Jesse Jackson, Al Sharpton and talk-show hosts certainly feasted on the racial unrest in this tiny central Louisiana town.
But it would be unfair to claim they threw the match that ignited the Jena Six case into a global blaze of hostility and misinformation.
That distinction belongs to Alan Bean, a 54-year-old white, self-proclaimed Baptist minister from Tulia, Texas.
“Do I know him?” was LaSalle Parish District Attorney Reed Walters’ sarcastic and dismissive response when I asked about Bean during a 45-minute interview.
“People are reluctant to say it,” said Craig Franklin, editor of the Jena Times, “but there is no doubt that Alan Bean created all of this.”
Bean—the creator of Friends of Justice, an organization primarily dedicated to helping poor minorities victimized by our justice system—had warned prominent members of the Jena community as early as January that the town would be painted as racist by the national media if Walters didn’t back down.
“I told them I was going to bring media attention to this situation, and it was likely the same thing would happen to them that happened to my little hometown,” Bean said by phone on Friday. “Tulia got a bad rap, a rap it probably didn’t deserve. But the media doesn’t do its job. It’s in the entertainment business.”
A lawyer in New Orleans put Bean and parents of the Jena Six in contact with each other in December. Within three months, Bean had researched Jena and the events surrounding the assault, and published a 5,400-word narrative titled “The Making of a Myth in Jena, Louisiana” and a 2,400-word, media-friendly narrative titled “Responding to the Crisis in Jena, Louisiana.”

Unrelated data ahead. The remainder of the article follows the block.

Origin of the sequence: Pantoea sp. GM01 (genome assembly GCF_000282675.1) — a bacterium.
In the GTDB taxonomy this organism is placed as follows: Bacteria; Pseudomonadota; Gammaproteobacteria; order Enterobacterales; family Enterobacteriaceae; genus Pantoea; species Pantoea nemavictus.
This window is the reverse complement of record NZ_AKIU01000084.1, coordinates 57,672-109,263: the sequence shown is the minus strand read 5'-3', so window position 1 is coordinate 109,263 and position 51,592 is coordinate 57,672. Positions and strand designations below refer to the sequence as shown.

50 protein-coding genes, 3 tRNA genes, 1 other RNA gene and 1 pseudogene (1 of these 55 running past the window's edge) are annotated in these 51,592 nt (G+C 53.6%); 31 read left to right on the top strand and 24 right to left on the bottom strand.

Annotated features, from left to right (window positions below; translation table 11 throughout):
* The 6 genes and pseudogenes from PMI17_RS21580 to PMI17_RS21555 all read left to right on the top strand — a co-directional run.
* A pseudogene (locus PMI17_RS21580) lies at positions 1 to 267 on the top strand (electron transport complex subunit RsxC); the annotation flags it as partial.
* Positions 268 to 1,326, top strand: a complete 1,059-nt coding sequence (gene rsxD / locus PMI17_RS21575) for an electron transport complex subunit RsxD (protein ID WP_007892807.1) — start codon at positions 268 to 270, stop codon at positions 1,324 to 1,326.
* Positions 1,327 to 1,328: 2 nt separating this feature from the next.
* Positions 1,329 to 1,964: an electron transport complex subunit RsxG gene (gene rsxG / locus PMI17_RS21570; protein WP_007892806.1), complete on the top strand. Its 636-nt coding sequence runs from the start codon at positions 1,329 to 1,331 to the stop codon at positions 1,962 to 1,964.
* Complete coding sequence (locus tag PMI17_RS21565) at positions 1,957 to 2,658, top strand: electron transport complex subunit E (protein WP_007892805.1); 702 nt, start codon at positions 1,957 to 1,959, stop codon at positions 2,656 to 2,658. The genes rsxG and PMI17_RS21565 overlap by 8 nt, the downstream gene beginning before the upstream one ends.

These two pro-defense narratives form the outline for most of the world’s understanding of the case. Bean connected the December assault on Justin Barker to the September noose hangings, to Reed Walters’ infamous “I can ruin your life with the stroke of a pen” statement at a hastily called school assembly, and to separate off-campus confrontations between Robert Bailey and white men on the Friday and Saturday before the attack on Barker.
Walters said Wednesday he’d never heard that the attack on Barker had anything to do with the noose hangings until the defense filed motions in the spring to recuse him from the case.
Bean said he first spoon-fed his narratives to Tom Mangold of the BBC because Mangold had worked with Bean on the Tulia drug cases. The BBC filmed a documentary on the Jena Six titled “Race Hate in Louisiana.” Bean said he then gave the Jena Six story to newspaper reporter Howard Witt of the Chicago Tribune, which published a similar story on May 20.